So yes, writing is among the most important allies of the impure, which is to say it is on the side of the mixing upon which our future ability to thrive as a species depends, and on the side of the mongrelisation that has produced each of us individuals; a mongrelisation that, if acknowledged, allows us to accept ourselves as the messy, fertile, multifaceted composites we actually are, rather than the frozen, sterile, monochromatic entities we are told to pretend to be.

(For you, of course, possibly more obviously a mongrel than many others, writing has become a way of life, the way of your life, because it was not clear to you that a life such as yours had a way without it.)

But writers are easily identified as agents of impurity. And so it does not surprise you, and should surprise none of us, that the forces of purity have identified writing and writers as in need of suppression.

These suppressions do not occur in a vacuum. For each, there is a context. Individual impurities are cited as harmful. As offensive to a set of beliefs, or to a desired cohesion, or to an economic future, or to the wellbeing of a younger generation. And then a mode of suppression is selected: a legal one, such as libel laws in Britain or lse-majest laws in Thailand or national security and official secrecy laws in America; or an extra-legal one, such as kidnapping by a drug cartel in Mexico, or a religious proclamation by a cleric in Pakistan, or the bullet fired by an assassin, anywhere, everywhere.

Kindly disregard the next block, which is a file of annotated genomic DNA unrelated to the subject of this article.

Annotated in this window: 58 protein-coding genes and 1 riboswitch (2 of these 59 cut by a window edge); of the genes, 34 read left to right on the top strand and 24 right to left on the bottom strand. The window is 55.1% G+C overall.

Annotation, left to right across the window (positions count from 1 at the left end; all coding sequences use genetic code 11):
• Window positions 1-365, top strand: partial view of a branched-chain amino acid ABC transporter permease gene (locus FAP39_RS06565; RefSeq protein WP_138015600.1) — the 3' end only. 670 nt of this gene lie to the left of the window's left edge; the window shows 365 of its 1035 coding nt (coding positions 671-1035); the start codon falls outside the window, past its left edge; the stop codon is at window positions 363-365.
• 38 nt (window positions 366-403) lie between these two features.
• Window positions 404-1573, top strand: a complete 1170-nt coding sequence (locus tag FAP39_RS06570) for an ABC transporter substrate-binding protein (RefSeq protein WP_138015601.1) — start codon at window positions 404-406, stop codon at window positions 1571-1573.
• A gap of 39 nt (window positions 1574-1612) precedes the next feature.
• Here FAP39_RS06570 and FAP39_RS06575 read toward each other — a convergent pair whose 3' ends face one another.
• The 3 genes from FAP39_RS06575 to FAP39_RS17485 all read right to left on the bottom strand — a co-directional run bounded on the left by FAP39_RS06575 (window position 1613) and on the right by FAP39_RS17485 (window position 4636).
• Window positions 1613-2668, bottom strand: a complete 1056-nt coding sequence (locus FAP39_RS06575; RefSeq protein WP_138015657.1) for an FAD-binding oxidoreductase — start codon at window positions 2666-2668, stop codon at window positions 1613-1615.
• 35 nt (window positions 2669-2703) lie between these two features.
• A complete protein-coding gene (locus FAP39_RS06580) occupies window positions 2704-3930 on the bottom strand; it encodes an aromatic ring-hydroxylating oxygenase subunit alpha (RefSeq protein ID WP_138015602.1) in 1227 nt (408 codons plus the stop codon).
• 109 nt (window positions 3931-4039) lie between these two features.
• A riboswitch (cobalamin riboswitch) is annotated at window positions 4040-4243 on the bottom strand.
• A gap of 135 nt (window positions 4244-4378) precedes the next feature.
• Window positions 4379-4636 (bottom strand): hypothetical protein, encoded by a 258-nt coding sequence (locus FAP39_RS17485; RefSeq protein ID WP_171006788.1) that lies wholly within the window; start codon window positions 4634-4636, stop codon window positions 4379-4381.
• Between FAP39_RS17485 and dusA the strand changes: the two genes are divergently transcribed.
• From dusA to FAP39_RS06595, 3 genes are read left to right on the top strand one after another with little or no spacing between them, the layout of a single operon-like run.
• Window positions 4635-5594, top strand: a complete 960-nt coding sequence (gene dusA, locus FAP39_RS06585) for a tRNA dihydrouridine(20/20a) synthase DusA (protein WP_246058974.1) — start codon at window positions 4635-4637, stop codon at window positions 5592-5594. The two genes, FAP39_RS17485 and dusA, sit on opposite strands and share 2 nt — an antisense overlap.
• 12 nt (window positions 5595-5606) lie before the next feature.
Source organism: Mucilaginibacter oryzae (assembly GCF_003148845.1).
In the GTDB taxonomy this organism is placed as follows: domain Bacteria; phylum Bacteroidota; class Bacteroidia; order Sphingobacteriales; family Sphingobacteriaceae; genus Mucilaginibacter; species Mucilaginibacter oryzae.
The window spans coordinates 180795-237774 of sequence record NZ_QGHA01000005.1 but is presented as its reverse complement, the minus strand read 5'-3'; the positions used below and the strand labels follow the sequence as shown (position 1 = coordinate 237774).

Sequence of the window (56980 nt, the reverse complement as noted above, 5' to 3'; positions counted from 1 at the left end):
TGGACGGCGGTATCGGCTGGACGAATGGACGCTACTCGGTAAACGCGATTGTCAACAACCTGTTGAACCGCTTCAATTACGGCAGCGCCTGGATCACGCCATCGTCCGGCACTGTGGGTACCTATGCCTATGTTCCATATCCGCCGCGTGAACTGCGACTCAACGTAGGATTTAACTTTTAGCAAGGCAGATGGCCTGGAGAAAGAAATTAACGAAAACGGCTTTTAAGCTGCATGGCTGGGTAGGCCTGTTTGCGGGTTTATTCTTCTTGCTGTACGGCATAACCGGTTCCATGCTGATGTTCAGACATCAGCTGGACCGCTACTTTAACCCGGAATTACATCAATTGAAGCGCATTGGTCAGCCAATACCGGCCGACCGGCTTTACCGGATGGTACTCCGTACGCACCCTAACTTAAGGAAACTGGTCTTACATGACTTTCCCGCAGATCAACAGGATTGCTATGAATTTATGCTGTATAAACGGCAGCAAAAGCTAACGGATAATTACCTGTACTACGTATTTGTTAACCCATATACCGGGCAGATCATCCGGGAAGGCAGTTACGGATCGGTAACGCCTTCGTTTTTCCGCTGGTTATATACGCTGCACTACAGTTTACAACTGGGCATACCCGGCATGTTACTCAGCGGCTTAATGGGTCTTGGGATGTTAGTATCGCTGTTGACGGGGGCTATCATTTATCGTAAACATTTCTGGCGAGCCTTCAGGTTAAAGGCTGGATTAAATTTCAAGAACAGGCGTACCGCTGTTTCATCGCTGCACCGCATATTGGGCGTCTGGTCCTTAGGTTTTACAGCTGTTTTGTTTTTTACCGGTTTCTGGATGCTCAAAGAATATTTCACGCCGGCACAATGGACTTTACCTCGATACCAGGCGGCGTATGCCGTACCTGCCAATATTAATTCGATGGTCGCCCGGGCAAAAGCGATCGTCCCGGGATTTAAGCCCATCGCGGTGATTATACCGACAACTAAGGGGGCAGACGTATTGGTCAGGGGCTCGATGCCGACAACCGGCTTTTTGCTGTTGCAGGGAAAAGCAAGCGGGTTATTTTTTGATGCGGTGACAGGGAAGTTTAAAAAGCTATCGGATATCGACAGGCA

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Houses of Rohingyas burning in Myanmar, in September 2017. Photograph: NurPhoto/Getty Images

Such suppression almost never presents itself as an attempt to end free speech in general. Rather, it focuses on the specific. Not the herd, but the lamb. Not the school, but the sardine. On this one particular case of impurity, which has gone too far, and can now, should now, be picked off, swallowed up, in a mighty gulp, never to be heard from or seen again.